Jacques' post on the maple.vim project spurred this post. Vim users cannot have all the fun.
About a year ago I wrote an Emacs front-end for the Maple debugger. I've used it since---it is now my primary debugging tool for Maple code. What it does is allow stepping through interpreted Maple code in an Emacs buffer. That is, rather than being presented with a single line of code, as is done with the debugger that ships with Maple, you see the entire procedure. As code is executed a pointer moves through the statements. Breakpoints, watchpoints, etc., can be set by moving around in the buffer. Expressions can be evaluated, the results appear in an output buffer which can then be used as input to a separate Maple process. If an error occurs, the exception can be queried; hyperlinks are generated in the output buffer that link to the calling procedures. Clicking on them will allow you to quickly set breakpoints there. There are quite a few other features.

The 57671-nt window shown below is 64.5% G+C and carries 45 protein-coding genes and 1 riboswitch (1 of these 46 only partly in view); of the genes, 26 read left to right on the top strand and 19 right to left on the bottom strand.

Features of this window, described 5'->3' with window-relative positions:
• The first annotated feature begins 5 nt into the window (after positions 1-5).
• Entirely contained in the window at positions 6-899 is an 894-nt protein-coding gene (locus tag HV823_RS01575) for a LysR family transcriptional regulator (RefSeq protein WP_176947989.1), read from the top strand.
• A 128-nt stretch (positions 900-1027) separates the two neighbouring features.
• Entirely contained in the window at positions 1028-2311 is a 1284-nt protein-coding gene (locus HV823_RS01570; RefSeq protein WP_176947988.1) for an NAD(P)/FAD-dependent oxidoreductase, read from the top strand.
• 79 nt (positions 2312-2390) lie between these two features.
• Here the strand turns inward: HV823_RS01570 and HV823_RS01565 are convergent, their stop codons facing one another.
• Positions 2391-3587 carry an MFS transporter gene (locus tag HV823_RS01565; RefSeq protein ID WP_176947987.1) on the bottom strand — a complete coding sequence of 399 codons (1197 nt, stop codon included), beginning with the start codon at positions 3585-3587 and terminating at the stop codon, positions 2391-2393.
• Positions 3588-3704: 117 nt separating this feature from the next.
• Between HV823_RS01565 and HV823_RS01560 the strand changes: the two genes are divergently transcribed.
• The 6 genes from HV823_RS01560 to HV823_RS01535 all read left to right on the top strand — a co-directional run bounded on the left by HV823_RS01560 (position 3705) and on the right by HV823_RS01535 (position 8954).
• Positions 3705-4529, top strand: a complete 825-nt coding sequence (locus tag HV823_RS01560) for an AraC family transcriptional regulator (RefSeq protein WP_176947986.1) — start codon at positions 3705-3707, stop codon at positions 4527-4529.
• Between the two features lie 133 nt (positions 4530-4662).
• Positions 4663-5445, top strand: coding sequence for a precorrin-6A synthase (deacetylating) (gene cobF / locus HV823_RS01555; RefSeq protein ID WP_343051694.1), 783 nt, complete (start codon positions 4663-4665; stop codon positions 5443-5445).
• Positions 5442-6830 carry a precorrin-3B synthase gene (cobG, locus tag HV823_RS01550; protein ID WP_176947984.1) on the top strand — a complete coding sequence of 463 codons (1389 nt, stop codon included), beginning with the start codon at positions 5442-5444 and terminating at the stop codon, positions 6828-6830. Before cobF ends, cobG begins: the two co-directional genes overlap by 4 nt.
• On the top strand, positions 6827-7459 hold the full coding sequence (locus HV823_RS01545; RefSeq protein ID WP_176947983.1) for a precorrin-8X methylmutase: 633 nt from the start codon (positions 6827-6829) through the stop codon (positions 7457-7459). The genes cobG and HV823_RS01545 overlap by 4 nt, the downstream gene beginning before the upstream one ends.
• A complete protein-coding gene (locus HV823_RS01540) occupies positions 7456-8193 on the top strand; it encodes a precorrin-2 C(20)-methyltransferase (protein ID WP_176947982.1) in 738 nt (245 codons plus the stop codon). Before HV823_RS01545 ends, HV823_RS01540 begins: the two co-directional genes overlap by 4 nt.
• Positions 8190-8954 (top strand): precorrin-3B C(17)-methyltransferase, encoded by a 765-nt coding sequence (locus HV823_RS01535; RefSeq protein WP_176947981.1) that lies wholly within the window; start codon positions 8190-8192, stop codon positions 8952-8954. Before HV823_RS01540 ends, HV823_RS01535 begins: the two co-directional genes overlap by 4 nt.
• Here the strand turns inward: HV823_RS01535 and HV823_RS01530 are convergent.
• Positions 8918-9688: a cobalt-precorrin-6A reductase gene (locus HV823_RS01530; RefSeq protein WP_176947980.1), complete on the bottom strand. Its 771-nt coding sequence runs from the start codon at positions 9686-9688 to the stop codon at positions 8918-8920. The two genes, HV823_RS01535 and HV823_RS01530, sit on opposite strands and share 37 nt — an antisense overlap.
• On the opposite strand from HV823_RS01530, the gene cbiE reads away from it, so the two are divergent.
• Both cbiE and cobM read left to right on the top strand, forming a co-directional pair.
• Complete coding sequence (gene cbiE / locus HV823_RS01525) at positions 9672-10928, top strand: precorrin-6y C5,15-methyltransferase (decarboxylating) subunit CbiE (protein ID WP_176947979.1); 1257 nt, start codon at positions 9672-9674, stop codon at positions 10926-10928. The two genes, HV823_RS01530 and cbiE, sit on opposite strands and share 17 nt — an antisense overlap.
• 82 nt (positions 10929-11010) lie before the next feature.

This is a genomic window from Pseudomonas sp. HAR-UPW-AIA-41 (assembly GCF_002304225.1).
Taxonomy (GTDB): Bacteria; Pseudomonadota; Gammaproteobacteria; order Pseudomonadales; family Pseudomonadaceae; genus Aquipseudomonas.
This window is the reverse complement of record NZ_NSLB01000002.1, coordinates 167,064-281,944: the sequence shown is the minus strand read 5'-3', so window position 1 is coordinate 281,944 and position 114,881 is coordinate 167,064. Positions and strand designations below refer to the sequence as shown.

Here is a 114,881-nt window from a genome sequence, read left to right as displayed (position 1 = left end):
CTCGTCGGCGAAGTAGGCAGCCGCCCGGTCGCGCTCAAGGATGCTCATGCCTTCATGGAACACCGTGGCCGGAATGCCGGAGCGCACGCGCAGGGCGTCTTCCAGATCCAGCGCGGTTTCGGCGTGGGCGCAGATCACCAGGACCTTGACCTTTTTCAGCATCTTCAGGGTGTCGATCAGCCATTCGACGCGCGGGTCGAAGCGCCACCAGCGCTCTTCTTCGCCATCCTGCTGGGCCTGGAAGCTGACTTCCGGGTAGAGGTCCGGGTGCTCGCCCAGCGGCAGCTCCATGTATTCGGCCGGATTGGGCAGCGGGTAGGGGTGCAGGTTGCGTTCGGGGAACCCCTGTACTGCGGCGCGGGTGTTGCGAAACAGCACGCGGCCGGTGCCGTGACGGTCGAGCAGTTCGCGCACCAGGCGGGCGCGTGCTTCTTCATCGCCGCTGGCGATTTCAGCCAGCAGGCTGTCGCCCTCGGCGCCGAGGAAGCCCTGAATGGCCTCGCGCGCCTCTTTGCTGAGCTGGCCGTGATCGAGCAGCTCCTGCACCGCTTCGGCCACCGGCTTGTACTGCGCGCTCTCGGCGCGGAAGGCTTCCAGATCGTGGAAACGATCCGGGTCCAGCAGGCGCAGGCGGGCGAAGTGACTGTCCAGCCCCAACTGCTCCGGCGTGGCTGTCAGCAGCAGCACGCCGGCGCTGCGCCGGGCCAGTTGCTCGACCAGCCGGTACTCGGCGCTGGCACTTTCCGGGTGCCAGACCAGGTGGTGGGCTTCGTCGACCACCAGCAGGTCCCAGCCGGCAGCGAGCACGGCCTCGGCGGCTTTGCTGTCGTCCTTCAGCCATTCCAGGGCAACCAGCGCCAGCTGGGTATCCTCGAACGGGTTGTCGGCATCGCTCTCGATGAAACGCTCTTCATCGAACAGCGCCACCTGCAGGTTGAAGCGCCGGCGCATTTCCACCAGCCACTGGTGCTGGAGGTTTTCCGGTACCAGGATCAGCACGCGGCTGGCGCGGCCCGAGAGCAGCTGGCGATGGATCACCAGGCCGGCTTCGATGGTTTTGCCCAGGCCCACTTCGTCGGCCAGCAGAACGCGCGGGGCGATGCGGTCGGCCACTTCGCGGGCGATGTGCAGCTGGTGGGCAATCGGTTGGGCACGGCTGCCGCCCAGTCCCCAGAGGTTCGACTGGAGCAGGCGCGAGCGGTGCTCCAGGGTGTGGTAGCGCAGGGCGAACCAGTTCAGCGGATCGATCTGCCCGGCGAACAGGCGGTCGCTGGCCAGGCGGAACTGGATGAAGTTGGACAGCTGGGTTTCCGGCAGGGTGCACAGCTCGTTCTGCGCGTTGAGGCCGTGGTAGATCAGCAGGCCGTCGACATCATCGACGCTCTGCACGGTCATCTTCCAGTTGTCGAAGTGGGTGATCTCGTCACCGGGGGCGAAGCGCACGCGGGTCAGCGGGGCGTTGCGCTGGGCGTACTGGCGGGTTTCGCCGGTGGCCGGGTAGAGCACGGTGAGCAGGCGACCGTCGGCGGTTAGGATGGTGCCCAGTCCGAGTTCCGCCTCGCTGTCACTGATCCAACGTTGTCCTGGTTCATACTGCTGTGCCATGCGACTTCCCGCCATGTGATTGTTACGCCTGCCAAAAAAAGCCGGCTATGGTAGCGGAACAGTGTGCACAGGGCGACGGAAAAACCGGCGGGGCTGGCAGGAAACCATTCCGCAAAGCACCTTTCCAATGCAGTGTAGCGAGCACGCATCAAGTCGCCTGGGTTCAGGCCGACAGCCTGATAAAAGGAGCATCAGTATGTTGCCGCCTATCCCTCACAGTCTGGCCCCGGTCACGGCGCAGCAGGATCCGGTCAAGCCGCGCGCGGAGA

I've only tested this on Linux and with Maple 13 and 14. The debugger uses OpenMaple to interface to the Maple engine; you will have to compile a small C program. The package is available as a git-repository. If you succeed in porting it to Windows, let me know and I'll add any necessary changes to the package.
I had been hoping to create a small video that shows what it does, however, there are plenty of other things that have priority.